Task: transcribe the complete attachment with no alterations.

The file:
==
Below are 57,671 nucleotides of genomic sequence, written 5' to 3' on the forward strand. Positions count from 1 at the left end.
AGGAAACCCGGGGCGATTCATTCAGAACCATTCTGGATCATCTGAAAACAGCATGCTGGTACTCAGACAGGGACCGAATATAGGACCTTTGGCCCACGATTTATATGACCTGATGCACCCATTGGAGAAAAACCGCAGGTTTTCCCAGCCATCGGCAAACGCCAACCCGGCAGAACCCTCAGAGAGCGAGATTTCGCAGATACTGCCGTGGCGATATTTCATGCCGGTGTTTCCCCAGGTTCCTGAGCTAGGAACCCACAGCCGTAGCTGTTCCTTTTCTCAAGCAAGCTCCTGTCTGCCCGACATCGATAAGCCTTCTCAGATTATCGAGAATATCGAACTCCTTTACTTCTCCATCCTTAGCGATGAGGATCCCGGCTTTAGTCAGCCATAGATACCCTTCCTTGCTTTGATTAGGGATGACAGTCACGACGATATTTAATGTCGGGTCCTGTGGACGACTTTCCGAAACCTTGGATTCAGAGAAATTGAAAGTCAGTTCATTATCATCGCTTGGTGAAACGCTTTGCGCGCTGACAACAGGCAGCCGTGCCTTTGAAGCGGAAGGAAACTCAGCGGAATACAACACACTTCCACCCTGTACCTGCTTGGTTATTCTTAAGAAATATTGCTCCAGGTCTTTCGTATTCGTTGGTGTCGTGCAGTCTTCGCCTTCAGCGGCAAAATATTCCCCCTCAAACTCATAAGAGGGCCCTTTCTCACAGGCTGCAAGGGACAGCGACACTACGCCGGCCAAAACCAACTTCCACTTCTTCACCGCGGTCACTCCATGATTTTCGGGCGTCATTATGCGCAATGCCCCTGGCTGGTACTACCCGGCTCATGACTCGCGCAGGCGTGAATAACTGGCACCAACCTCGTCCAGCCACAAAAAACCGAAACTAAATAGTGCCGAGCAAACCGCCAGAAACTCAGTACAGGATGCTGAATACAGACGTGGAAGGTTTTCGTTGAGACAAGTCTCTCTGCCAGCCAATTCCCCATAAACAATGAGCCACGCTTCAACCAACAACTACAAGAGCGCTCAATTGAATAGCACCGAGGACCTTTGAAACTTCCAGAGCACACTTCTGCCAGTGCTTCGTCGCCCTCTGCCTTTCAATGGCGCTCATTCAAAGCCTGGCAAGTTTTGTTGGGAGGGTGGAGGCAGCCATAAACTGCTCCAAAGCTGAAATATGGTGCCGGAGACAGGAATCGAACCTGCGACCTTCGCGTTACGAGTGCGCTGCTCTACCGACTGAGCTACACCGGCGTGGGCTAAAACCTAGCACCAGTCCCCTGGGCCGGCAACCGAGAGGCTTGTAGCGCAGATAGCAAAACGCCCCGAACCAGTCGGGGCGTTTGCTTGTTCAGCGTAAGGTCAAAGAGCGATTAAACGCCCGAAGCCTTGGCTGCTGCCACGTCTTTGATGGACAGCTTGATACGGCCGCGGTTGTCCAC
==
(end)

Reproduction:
Below are 57,671 nucleotides of genomic sequence, written 5' to 3' on the forward strand. Positions count from 1 at the left end.
AGGAAACCCGGGGCGATTCATTCAGAACCATTCTGGATCATCTGAAAACAGCATGCTGGTACTCAGACAGGGACCGAATATAGGACCTTTGGCCCACGATTTATATGACCTGATGCACCCATTGGAGAAAAACCGCAGGTTTTCCCAGCCATCGGCAAACGCCAACCCGGCAGAACCCTCAGAGAGCGAGATTTCGCAGATACTGCCGTGGCGATATTTCATGCCGGTGTTTCCCCAGGTTCCTGAGCTAGGAACCCACAGCCGTAGCTGTTCCTTTTCTCAAGCAAGCTCCTGTCTGCCCGACATCGATAAGCCTTCTCAGATTATCGAGAATATCGAACTCCTTTACTTCTCCATCCTTAGCGATGAGGATCCCGGCTTTAGTCAGCCATAGATACCCTTCCTTGCTTTGATTAGGGATGACAGTCACGACGATATTTAATGTCGGGTCCTGTGGACGACTTTCCGAAACCTTGGATTCAGAGAAATTGAAAGTCAGTTCATTATCATCGCTTGGTGAAACGCTTTGCGCGCTGACAACAGGCAGCCGTGCCTTTGAAGCGGAAGGAAACTCAGCGGAATACAACACACTTCCACCCTGTACCTGCTTGGTTATTCTTAAGAAATATTGCTCCAGGTCTTTCGTATTCGTTGGTGTCGTGCAGTCTTCGCCTTCAGCGGCAAAATATTCCCCCTCAAACTCATAAGAGGGCCCTTTCTCACAGGCTGCAAGGGACAGCGACACTACGCCGGCCAAAACCAACTTCCACTTCTTCACCGCGGTCACTCCATGATTTTCGGGCGTCATTATGCGCAATGCCCCTGGCTGGTACTACCCGGCTCATGACTCGCGCAGGCGTGAATAACTGGCACCAACCTCGTCCAGCCACAAAAAACCGAAACTAAATAGTGCCGAGCAAACCGCCAGAAACTCAGTACAGGATGCTGAATACAGACGTGGAAGGTTTTCGTTGAGACAAGTCTCTCTGCCAGCCAATTCCCCATAAACAATGAGCCACGCTTCAACCAACAACTACAAGAGCGCTCAATTGAATAGCACCGAGGACCTTTGAAACTTCCAGAGCACACTTCTGCCAGTGCTTCGTCGCCCTCTGCCTTTCAATGGCGCTCATTCAAAGCCTGGCAAGTTTTGTTGGGAGGGTGGAGGCAGCCATAAACTGCTCCAAAGCTGAAATATGGTGCCGGAGACAGGAATCGAACCTGCGACCTTCGCGTTACGAGTGCGCTGCTCTACCGACTGAGCTACACCGGCGTGGGCTAAAACCTAGCACCAGTCCCCTGGGCCGGCAACCGAGAGGCTTGTAGCGCAGATAGCAAAACGCCCCGAACCAGTCGGGGCGTTTGCTTGTTCAGCGTAAGGTCAAAGAGCGATTAAACGCCCGAAGCCTTGGCTGCTGCCACGTCTTTGATGGACAGCTTGATACGGCCGCGGTTGTCCAC